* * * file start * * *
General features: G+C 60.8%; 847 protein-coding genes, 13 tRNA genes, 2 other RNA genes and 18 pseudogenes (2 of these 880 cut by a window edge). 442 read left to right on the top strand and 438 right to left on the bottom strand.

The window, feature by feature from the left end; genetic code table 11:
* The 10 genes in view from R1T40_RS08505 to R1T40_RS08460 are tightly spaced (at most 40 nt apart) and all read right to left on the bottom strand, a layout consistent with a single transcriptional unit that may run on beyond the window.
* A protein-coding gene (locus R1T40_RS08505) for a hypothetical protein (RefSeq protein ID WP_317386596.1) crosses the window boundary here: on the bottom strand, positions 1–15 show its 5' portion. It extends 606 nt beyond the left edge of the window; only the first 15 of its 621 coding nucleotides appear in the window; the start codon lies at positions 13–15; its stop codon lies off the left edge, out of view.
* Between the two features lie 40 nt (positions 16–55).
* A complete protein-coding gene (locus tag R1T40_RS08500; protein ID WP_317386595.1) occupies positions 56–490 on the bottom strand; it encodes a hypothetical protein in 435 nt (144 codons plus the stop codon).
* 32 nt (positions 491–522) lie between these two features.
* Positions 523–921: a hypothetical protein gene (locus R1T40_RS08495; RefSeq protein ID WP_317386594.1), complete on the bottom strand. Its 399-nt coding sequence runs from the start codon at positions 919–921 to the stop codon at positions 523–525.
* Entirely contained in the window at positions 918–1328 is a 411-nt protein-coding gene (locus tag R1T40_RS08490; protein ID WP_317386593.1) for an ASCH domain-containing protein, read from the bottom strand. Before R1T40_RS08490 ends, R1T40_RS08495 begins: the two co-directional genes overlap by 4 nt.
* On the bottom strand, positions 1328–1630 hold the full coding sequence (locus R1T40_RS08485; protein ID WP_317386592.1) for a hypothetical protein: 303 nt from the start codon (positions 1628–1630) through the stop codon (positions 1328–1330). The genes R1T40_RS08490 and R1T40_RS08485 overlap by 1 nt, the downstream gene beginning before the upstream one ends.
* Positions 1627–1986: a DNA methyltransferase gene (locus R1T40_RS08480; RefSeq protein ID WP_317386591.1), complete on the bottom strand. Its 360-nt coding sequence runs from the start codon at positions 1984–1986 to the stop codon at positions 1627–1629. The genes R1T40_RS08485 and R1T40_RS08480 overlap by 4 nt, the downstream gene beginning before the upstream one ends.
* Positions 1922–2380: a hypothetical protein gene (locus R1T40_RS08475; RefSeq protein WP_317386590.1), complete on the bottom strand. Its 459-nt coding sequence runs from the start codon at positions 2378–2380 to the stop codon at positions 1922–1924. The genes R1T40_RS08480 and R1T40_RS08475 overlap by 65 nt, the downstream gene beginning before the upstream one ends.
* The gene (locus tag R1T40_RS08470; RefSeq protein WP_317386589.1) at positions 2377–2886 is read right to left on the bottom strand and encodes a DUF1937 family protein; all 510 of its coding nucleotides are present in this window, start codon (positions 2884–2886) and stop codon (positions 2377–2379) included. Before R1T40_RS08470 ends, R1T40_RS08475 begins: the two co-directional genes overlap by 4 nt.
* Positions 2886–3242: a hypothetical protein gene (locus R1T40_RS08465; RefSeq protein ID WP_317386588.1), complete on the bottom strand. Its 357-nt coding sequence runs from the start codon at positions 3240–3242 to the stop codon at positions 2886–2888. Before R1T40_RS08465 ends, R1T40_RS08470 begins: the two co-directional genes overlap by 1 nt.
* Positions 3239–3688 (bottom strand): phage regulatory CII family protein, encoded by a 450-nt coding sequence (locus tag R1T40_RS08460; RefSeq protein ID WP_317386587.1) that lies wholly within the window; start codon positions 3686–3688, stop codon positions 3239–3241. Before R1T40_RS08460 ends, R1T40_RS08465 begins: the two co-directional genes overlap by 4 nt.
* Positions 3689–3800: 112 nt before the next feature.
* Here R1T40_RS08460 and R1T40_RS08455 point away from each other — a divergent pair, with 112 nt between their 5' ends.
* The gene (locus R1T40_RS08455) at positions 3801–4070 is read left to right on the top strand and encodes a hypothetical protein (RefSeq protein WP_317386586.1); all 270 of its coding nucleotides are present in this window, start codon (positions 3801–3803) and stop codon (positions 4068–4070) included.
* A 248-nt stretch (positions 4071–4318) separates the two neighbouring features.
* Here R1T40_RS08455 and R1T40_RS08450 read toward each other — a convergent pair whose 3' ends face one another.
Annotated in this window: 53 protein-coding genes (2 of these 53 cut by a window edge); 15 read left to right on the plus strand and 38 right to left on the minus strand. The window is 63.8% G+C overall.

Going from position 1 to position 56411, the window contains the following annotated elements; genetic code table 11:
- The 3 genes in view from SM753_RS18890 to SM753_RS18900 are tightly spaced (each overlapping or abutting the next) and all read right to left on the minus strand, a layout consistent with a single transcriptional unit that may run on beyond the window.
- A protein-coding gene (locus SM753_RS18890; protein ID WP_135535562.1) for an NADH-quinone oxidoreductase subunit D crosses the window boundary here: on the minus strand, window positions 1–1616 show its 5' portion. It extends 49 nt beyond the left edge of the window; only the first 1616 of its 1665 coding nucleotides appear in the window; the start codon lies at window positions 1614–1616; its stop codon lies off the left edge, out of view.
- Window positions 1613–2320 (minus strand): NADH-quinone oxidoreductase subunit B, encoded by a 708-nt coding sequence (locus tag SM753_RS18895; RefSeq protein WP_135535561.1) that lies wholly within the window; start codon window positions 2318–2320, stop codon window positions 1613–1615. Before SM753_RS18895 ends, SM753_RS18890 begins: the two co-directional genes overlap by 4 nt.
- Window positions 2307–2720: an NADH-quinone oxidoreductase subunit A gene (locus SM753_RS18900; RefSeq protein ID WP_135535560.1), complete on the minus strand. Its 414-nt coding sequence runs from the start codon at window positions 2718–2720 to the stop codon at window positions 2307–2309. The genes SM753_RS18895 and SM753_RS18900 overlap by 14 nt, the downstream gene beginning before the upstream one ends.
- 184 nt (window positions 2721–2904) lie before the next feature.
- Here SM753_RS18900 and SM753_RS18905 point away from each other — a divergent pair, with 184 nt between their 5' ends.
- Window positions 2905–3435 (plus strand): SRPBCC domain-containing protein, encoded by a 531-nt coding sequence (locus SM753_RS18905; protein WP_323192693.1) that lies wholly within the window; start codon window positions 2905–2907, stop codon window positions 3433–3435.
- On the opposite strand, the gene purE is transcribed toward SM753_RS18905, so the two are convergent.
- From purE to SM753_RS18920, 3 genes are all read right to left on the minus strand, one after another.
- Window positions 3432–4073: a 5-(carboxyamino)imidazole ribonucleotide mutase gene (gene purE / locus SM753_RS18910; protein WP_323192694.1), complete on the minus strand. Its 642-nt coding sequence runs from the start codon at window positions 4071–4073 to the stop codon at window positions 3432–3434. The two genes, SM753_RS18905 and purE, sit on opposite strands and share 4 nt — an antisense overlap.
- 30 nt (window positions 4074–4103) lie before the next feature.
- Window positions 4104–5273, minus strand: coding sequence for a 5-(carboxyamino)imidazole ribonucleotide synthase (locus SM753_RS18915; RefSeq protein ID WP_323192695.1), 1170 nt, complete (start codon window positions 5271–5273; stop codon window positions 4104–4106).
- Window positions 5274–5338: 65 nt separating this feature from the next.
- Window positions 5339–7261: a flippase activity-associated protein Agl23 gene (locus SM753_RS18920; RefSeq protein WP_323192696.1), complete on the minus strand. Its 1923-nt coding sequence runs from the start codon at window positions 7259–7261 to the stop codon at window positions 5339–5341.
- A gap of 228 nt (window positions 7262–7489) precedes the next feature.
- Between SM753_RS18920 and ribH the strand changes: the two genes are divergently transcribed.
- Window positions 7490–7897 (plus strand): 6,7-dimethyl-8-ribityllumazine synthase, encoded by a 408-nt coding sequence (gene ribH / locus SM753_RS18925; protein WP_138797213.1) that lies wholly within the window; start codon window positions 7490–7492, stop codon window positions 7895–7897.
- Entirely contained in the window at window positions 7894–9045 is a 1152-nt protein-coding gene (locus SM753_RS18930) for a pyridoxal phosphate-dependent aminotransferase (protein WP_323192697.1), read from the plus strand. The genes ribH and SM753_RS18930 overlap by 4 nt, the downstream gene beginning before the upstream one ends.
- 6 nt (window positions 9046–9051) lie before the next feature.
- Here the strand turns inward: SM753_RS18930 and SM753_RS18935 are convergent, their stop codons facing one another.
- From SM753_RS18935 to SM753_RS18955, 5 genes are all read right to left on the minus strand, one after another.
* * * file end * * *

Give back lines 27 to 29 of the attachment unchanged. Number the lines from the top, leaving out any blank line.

- 184 nt (window positions 2721–2904) lie before the next feature.
- Here SM753_RS18900 and SM753_RS18905 point away from each other — a divergent pair, with 184 nt between their 5' ends.
- Window positions 2905–3435 (plus strand): SRPBCC domain-containing protein, encoded by a 531-nt coding sequence (locus SM753_RS18905; protein WP_323192693.1) that lies wholly within the window; start codon window positions 2905–2907, stop codon window positions 3433–3435.